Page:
Gin and Christmas seem to go together like Grandma gets on with that fifteen year old bottle of Warninks Advocaat that lives under the stairs. There’s been a bit of a gin revival these past few years too, with many independent artisan brands on offer alongside the classic brands.
This is due in no small part to the relative ease of making gin, even once upon a time you could make it in your’bathtub’, but none of us have baths these days and it’s hard making gin in a power shower.
Martin Miller makes it a bit hard on themselves by sending their spirit to Iceland for dilution and bottling, as they are big fans of the pure spring water to be found there. Do the airmiles pay off? Well it’s hard to judge the purity of their gin but the flavour is certainly worth the extra effort.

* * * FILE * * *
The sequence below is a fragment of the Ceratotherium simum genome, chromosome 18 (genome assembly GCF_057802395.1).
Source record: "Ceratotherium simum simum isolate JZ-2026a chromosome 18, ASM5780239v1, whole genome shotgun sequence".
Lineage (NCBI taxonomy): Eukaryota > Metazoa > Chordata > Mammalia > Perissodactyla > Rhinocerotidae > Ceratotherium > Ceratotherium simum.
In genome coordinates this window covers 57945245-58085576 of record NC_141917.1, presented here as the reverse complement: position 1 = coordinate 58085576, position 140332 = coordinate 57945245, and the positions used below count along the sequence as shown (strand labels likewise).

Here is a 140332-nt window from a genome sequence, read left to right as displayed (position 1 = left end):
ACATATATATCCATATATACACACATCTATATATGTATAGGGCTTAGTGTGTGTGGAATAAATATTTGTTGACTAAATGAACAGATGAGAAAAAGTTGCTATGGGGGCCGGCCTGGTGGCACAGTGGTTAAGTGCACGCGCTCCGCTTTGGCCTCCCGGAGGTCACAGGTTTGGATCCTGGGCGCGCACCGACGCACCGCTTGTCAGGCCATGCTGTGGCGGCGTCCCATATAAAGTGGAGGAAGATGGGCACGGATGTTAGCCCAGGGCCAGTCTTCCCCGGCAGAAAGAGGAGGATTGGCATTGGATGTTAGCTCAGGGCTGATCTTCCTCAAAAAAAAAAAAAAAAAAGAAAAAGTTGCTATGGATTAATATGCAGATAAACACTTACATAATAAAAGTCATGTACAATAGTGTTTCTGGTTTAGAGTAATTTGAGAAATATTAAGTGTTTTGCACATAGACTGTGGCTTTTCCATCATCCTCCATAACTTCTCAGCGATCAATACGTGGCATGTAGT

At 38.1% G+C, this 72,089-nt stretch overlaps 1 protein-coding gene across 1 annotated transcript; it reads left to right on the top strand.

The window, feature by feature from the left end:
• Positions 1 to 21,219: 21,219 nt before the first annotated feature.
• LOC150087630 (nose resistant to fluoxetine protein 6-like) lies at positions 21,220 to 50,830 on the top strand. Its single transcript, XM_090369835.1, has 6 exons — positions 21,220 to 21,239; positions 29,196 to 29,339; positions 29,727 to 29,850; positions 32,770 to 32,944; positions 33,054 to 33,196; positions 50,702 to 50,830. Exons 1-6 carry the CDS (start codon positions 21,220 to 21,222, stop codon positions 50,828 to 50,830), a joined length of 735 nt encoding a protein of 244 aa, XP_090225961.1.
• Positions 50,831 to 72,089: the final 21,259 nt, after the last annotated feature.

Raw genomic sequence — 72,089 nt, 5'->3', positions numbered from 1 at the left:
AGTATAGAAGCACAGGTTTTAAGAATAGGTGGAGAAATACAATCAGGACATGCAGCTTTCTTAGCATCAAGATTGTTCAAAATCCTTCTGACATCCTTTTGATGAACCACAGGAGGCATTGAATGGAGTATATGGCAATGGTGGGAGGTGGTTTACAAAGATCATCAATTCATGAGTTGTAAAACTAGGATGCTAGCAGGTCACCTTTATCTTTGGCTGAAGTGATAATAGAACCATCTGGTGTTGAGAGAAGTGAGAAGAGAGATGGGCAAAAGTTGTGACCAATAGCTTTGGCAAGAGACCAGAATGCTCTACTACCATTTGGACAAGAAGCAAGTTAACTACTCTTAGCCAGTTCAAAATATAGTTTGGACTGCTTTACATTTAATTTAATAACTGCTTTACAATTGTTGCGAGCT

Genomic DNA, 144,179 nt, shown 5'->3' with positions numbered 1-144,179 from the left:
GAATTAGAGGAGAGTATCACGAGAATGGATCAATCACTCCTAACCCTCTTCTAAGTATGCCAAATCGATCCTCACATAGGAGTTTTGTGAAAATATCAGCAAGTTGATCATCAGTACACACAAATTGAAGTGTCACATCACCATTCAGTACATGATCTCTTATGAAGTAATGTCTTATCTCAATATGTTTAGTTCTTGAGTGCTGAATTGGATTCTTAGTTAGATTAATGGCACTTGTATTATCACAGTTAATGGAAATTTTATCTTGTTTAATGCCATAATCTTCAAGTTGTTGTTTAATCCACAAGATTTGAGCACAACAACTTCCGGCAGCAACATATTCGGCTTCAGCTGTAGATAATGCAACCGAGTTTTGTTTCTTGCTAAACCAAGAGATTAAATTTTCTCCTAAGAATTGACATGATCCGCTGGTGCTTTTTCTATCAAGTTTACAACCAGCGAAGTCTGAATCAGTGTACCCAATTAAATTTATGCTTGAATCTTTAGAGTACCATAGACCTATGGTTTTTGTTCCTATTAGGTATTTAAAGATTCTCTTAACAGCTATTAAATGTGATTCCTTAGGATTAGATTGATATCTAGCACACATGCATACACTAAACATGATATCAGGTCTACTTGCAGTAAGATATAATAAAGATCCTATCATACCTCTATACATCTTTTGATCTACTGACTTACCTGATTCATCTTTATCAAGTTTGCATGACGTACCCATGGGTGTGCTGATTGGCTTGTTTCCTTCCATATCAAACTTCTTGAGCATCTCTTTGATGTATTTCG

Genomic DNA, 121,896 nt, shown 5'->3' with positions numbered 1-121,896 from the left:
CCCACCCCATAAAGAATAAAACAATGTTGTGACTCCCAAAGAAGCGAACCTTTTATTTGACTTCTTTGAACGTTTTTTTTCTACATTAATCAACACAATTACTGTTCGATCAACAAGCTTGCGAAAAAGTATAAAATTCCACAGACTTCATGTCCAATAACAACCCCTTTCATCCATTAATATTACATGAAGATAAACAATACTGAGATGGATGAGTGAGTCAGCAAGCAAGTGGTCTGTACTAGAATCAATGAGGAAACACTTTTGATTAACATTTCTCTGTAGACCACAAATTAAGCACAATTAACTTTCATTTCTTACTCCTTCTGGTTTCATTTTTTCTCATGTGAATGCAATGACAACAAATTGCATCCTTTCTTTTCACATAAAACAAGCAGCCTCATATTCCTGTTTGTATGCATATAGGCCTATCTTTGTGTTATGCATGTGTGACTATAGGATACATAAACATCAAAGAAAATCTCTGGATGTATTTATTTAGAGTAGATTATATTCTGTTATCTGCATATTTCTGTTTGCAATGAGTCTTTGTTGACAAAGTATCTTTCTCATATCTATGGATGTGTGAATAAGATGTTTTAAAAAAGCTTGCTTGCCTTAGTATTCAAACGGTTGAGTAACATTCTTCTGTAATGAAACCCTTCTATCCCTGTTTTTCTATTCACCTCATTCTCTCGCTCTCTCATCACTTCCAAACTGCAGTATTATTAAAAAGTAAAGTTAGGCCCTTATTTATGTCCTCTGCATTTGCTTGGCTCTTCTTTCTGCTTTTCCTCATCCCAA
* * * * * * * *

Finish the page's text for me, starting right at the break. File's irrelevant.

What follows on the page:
In business since 1999, which makes them quite old in gin terms, Martin Miller is in fact three friends, Andreas Versteegh, David Bromige and Martin Miller. They create the spirit in the Black Country before shipping it off to Iceland and their Martin Miller’s London Gin uses six botanicals and three citruses: juniper, cassia bark, coriander seed, angelica root, licorice root, florentine iris, seville orange, lemon and lime.
It’s a modern gin that makes great martinis, and of course G&T, but go easy with the lemon or you’ll swamp the gin’s subtle existing citrus notes.
Those citrus notes are clear on a neat tasting while the gin is soft on the palate and with a hint of juniper. If you’re used to the more unexciting big brand gins then this will make you stop and reconsider Hogarth’s bete noir.
A really fine gin and if you have any wine buffs round the house get them to name the botanicals and citruses on a blind tasting. The results will be interesting.